China to Test 7% GDP, But Additional Shocks Could Lower the Rate: CitiVW Staff
Markets likely to head down before a Fall rebound — China’s policy-makers have begun performing the delicate balancing act of reforming the economy and at the same time ensuring growth does not stall says Minggao Shen of Head of Citigroup’s China Research in a new report. He notes that the road to rebalancing growth will be bumpy, borne out by the recent Shibor spike. He therefores expect a choppy 2H13 for the markets within a wide range, darting up on reform hopes and darting down on growth concerns. Amid uncertainties, the markets could fall further before rebounding when clarity on reforms emerges. More from the report focusing on Chinese GDP growth and potential roadblocks along the way.
- Overweight sectors less sensitive to GDP growth — We recommend sectors that have low leverage ratios, resilient earnings growth and those that stand to gain from reforms. We therefore Overweight consumer staples, low-end discretionary sectors, property, and healthcare. Distressed valuations are another reason to long these sectors, but they could go lower before stabilising. We are Neutral on banks and utilities, and Underweight cyclical sectors – energy, materials and telecoms.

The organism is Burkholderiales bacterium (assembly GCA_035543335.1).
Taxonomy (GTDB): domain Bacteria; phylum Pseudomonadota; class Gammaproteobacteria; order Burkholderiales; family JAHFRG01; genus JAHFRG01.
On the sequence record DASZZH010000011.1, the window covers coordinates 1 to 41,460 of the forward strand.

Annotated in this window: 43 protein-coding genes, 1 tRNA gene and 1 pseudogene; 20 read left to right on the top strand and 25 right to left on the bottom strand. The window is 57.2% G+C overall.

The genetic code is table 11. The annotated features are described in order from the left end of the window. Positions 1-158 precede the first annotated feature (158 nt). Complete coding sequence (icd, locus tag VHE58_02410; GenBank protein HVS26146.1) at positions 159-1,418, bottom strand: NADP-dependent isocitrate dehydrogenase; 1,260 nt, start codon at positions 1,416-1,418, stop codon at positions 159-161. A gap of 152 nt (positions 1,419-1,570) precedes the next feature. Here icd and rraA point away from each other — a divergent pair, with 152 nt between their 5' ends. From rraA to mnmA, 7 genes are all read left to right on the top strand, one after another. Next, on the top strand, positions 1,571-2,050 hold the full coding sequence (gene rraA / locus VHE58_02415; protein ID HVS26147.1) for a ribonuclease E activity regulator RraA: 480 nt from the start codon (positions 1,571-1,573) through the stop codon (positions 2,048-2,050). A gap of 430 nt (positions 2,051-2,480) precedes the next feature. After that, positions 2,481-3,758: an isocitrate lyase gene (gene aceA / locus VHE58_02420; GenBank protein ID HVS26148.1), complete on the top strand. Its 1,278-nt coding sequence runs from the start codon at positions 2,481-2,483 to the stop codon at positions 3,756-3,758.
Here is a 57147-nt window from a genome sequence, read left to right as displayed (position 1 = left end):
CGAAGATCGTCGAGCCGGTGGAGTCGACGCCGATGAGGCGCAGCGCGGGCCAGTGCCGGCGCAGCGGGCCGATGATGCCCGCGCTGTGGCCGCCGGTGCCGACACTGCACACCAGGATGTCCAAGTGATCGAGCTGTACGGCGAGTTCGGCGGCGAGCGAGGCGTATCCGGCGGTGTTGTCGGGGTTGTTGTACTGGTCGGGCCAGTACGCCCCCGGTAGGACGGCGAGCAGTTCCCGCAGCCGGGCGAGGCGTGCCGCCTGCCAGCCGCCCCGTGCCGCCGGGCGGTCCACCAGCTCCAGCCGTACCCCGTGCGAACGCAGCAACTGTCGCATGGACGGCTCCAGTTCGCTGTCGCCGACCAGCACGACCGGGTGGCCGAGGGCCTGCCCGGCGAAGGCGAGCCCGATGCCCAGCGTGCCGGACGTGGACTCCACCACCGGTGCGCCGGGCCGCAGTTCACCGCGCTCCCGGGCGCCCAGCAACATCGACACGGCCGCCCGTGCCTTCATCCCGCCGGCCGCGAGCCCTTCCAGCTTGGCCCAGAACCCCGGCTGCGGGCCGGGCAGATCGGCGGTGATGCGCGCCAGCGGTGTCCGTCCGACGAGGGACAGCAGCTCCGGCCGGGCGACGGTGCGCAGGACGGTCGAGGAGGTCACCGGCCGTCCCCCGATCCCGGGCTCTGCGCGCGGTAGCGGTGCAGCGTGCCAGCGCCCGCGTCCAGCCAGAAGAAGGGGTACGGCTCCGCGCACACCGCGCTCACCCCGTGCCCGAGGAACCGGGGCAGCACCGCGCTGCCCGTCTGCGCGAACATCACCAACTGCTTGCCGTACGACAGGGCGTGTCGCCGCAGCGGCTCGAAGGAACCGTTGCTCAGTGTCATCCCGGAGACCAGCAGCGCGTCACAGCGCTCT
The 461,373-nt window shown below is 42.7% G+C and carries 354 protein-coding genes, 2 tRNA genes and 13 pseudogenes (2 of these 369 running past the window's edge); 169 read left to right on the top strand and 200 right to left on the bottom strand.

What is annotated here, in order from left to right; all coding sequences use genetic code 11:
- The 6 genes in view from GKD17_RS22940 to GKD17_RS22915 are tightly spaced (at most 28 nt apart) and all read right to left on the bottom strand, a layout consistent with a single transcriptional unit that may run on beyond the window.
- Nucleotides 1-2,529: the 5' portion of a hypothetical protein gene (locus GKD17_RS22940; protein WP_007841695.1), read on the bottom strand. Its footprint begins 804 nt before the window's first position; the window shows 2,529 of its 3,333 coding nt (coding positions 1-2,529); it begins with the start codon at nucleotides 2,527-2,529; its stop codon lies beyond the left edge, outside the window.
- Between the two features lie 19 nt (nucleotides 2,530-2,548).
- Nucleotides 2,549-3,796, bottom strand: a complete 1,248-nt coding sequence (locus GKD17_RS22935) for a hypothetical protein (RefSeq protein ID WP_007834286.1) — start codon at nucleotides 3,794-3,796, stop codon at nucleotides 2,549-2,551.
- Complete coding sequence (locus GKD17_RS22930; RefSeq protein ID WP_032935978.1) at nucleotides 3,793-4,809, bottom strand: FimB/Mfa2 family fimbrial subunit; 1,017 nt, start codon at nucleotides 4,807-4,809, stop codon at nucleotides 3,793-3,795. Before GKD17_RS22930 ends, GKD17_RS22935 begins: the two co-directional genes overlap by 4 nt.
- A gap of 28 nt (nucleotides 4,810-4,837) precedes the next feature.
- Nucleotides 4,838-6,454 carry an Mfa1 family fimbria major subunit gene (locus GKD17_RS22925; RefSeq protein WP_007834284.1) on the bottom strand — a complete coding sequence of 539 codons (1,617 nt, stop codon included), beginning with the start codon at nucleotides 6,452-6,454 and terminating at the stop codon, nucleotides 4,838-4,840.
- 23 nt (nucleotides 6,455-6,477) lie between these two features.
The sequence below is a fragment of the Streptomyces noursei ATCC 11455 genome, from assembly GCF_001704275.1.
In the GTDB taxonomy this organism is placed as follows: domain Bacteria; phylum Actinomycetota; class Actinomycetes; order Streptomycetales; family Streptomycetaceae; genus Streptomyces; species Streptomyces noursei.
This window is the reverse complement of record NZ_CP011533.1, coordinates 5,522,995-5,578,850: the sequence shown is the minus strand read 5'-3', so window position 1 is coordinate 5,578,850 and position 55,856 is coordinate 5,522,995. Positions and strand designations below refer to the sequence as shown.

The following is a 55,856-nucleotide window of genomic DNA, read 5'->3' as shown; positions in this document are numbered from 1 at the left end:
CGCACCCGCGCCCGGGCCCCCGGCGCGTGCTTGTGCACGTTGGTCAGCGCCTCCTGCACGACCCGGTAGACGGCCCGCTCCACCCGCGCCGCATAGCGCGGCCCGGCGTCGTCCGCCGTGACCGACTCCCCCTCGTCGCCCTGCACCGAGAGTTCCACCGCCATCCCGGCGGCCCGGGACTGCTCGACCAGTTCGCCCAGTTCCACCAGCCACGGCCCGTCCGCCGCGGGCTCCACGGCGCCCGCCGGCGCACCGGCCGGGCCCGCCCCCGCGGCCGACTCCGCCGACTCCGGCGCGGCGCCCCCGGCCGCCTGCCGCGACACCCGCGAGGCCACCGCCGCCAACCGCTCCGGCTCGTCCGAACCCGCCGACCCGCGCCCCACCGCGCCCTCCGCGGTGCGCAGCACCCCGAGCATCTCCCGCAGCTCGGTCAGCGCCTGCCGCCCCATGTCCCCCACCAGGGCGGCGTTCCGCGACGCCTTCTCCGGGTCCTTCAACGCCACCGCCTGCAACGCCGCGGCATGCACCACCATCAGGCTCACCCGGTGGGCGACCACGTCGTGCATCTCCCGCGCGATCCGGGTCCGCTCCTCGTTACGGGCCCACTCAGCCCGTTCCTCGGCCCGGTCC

- Fear triumphs hope for now — Overcapacity, unsustainable local debt and credit dislocation have spooked investors. Come Oct 2013, China’s decision-making ability and policy moves will come under closer scrutiny. The delicate balance between growth and reform may force the government to switch policies between defending growth and boosting reforms. The economy may test 7% growth in the next 12M if China starts de-leveraging and clamping down on shadow banking.
- Period of adjustment has only just begun — Given the complexity of the coming reforms and the changing global environment (Fed tapering), recent policy and liquidity shocks could just be a prelude to what lies ahead in the reform process. Investment slowdown and local government defaults are major risks alongside possible de-leveraging. Global trends suggest that the investment growth rate could halve once the investment-GDP ratio peaks. China may be near that tipping point.